Blue and Gold Illustrated

Oct. 31, 2016

Blue & Gold Illustrated: America's Foremost Authority on Notre Dame Football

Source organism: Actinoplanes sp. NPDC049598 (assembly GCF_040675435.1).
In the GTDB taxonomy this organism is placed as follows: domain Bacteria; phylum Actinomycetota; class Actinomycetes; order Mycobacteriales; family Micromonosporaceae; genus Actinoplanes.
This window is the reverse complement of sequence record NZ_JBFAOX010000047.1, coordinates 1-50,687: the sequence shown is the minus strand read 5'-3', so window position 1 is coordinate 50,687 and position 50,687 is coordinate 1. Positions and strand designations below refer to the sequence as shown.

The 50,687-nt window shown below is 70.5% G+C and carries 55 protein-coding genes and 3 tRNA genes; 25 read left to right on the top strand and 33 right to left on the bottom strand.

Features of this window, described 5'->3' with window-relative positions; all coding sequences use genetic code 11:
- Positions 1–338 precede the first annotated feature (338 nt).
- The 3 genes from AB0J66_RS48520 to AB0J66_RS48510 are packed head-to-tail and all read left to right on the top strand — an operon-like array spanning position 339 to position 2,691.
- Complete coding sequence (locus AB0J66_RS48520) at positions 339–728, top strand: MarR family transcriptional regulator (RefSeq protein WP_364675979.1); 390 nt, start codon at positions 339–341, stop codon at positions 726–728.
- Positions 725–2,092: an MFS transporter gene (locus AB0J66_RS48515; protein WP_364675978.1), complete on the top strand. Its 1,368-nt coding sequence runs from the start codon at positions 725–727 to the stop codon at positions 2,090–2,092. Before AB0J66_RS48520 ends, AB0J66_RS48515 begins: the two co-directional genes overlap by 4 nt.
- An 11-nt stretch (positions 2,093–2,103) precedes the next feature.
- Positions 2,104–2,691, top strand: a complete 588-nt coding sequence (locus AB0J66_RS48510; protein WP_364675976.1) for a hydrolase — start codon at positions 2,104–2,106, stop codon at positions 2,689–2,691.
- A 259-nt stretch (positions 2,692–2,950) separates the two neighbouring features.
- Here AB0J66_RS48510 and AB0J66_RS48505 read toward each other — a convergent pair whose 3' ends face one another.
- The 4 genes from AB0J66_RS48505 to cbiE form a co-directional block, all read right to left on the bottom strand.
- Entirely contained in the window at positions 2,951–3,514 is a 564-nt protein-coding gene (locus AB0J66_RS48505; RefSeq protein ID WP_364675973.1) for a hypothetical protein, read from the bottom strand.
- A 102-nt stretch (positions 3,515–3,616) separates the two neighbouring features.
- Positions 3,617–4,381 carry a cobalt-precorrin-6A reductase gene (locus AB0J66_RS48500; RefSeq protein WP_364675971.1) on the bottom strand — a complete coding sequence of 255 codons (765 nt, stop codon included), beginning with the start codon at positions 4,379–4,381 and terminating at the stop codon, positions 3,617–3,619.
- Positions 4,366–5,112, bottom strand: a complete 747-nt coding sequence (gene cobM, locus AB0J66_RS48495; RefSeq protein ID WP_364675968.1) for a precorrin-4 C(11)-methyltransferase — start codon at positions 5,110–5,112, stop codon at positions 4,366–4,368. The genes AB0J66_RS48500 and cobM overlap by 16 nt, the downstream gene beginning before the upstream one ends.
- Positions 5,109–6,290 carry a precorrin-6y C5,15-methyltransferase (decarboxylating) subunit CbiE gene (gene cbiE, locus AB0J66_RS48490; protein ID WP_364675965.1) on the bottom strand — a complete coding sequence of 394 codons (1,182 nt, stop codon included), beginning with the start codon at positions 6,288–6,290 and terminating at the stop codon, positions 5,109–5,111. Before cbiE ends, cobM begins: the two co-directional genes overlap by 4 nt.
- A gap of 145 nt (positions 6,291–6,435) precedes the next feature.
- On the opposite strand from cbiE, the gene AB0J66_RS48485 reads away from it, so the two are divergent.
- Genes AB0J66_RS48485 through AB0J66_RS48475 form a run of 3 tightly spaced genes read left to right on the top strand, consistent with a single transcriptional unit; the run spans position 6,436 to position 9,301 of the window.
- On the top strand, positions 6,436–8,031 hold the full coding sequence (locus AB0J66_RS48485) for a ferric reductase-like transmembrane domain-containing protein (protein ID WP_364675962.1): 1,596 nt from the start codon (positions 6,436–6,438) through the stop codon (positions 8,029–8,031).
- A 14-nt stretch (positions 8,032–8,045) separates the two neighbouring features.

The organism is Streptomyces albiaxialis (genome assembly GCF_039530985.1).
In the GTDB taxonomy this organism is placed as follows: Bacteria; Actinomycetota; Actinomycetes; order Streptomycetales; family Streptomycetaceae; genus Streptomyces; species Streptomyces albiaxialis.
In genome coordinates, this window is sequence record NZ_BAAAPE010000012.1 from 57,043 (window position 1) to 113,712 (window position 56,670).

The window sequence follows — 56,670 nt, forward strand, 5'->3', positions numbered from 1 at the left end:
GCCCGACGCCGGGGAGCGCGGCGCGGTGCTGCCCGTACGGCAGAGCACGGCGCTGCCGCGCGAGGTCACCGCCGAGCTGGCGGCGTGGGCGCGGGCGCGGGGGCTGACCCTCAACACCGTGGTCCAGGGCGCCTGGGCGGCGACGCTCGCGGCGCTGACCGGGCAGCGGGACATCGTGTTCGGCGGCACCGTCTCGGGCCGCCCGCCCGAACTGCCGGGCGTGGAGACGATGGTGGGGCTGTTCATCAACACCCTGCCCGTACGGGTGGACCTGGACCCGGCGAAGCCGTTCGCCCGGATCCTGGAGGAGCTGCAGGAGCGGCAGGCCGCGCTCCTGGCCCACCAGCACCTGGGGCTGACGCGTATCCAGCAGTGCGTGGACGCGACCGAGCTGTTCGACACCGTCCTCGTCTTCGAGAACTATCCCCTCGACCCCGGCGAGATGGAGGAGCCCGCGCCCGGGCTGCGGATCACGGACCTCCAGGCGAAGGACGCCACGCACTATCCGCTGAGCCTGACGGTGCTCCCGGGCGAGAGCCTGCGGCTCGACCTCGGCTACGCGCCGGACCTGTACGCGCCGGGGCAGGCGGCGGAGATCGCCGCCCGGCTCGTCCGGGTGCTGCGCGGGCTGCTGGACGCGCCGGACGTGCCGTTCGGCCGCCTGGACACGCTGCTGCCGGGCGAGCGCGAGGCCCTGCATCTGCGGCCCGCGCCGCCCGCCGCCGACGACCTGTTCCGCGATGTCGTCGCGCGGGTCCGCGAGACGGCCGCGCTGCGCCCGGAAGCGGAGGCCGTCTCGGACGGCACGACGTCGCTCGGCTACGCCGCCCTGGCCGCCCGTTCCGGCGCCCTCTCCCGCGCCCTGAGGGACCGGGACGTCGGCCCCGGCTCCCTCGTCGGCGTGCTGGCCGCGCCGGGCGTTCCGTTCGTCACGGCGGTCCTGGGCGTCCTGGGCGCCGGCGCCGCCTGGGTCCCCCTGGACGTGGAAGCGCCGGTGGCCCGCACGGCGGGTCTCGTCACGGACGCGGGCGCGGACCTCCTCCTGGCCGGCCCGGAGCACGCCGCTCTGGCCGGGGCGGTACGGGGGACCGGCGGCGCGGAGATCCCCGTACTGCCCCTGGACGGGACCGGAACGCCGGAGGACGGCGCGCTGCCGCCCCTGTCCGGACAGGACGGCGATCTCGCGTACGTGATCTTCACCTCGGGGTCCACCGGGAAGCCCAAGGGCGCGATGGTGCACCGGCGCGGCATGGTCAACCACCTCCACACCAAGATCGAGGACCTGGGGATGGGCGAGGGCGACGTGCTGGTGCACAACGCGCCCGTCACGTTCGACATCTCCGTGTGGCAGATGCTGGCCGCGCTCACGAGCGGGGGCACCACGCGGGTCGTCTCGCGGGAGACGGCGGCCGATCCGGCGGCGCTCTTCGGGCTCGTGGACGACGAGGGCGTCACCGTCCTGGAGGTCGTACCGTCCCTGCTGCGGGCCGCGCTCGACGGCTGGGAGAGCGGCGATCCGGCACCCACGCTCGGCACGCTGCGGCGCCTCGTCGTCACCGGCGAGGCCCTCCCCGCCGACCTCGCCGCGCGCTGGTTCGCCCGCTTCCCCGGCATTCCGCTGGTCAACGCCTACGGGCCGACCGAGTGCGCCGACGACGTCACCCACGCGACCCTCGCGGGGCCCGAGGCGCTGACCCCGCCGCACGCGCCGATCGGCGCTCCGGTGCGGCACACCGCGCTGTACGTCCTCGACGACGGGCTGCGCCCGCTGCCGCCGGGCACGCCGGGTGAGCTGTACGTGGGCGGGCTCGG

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Page 24 of 55 OCT. 31, 2016 25 STANFORD RUNNING GAME VS. NOTRE DAME RUN DEFENSE Minus star junior running back Christian McCaffrey, who was sidelined with an undisclosed injury, Stanford turned to Bryce Love (23 carries for 129 yards) and mainly rode with him after Cameron Scarlett lost a fumble at the Notre Dame 26 on the Cardinal's second possession. Senior quarterback Ryan Burns was mixed in a little more effectively than usual. He entered the contest with only nine yards rushing but finished with 27 yards against the Irish. On the game-winning 67-yard touchdown drive in the fourth quarter that took 11 plays, Stanford kept it mainly on the ground against an Irish defense that was wearing down. Eight of the plays were runs, with Burns carrying five times for 34 yards. Stanford entered the game averaging only 140.8 yards rushing and 4.1 yards per carry, so to finish with 176 and 4.4 per attempt was a form of victory. Still Notre Dame's defense yielded only eight points versus the Cardinal. ADVANTAGE: Even STANFORD PASSING GAME VS. NOTRE DAME PASS DEFENSE The Irish had as many sacks in this game (three) as they did in the first six contests combined, which had them ranked 125th among 128 Football Bowl Subdivision teams entering the game. Junior linebacker Greer Martini had two, while fifth-year senior nose guard Jarron Jones recovered a fumble he caused with his sack. Burns was a modest 10-of-19 passing for 120 yards, with senior nickel Cole Luke recording an interception inside his 20. No significant damage was done here versus the Irish. ADVANTAGE: Notre Dame NOTRE DAME RUNNING GAME VS. STANFORD RUN DEFENSE The offense established the run on the game's second series where it rushed for 67 yards on five carries, mainly to the left, capped by junior quarterback DeShone Kizer's designed run for an eight-yard tally. Senior running back Tarean Folston (eight carries for 49 yards), sidelined the last two weeks, demonstrated how his inside running and navigable skills through traffic might have helped at North Carolina State, and it seemed he could have been a more consistent weapon in this contest. Kizer (11 carries for 83 yards) augmented the ground attack more effectively than he has most of this year. The Irish were near their average with 153 yards and 4.4 yards per carry, but the rushing total dropped from 67 in the first quar- ter to 41 in the second, 35 in the third and 10 in the fourth. Quality ground games usually get better as the game progresses rather than decelerate. ADVANTAGE: Even NOTRE DAME PASSING GAME VS. STANFORD PASS DEFENSE After passing for only 79 yards in the first half while emphasizing a stronger ground attack, Notre Dame opened its first two series of the second half with interceptions, the first returned for a touchdown and the second returned to the Irish 47. Protection on the right side, where Stanford star lineman Solomon Thomas often was aligned and where injured Irish right guard Colin McGovern was out with an injury, was shaky. Kizer (14-of-26 passing for 154 yards) was sacked three times and off target on numerous other attempts where he was off balance. Senior Malik Zaire (0- of-2 passing with one sack) was unable to provide a spark in his two series, plus an errant snap out of the shotgun sailed past him for a safety. ADVANTAGE: Stanford SPECIAL TEAMS Stanford's opening possession ended with Conrad Ukropina's 45-yard field goal attempt hitting the top of the left upright on a miss. Notre Dame's Justin Yoon converted his lone field goal try (29 yards). A 44-yard Cardinal punt to the Irish 5-yard line with 1:20 remaining and the Irish leading 10-7 resulted in an errant Notre Dame snap out of the end zone for a safety to reduce the lead to 10-9. After Stanford went ahead 17-10, Irish sophomore return man C.J. Sanders was nailed at his 11-yard line. The Irish then flipped field position that resulted in a punt with a net gain of 65 yards. ADVANTAGE: Even THIRD-DOWN CONVERSIONS The Irish converted two third downs and one on fourth down during a 14- play march that ended with a field goal and a 10-0 lead. Stanford converted a third-and-three and third-and-one during its TD march that put it ahead 17-10. Overall, the Cardinal was 7 of 12 (58.3 percent), while Notre Dame was 5 of 14 (35.7 percent). ADVANTAGE: Stanford TURNOVERS The game's first turnover, a Scarlett fumble at the Irish 26, resulted in a 74- yard scoring march by Notre Dame and a 7-0 lead in the first quarter. With 42 seconds left in the first half and Stanford at the Irish 38, Luke intercepted a Burns pass at the Notre Dame 18. However, back-to-back interceptions by Kizer to open the third quarter, the former resulting in a TD return, evened out this area. The errant snap out of the end zone by junior center Sam Mustipher isn't categorized as a turnover but should be. Stanford had three turnovers to Notre Dame's two on the stat sheet, but the bad snap makes it more a wash. Advantage: Even ANALYSIS Notre Dame was in control most of the first half, but back-to-back intercep- tions by Kizer in the second half helped Stanford win the second half, 17-0. The ramifications of those miscues also led Kizer to get temporarily replaced. The Irish defense played well enough to win, but their offense was unable to generate any identity or momentum throughout the final 30 minutes. ON PAPER REVISITED BY LOU SOMOGYI Sophomore kicker Justin Yoon made his lone field goal try against Stanford. PHOTO BY ANGELA DRISKELL

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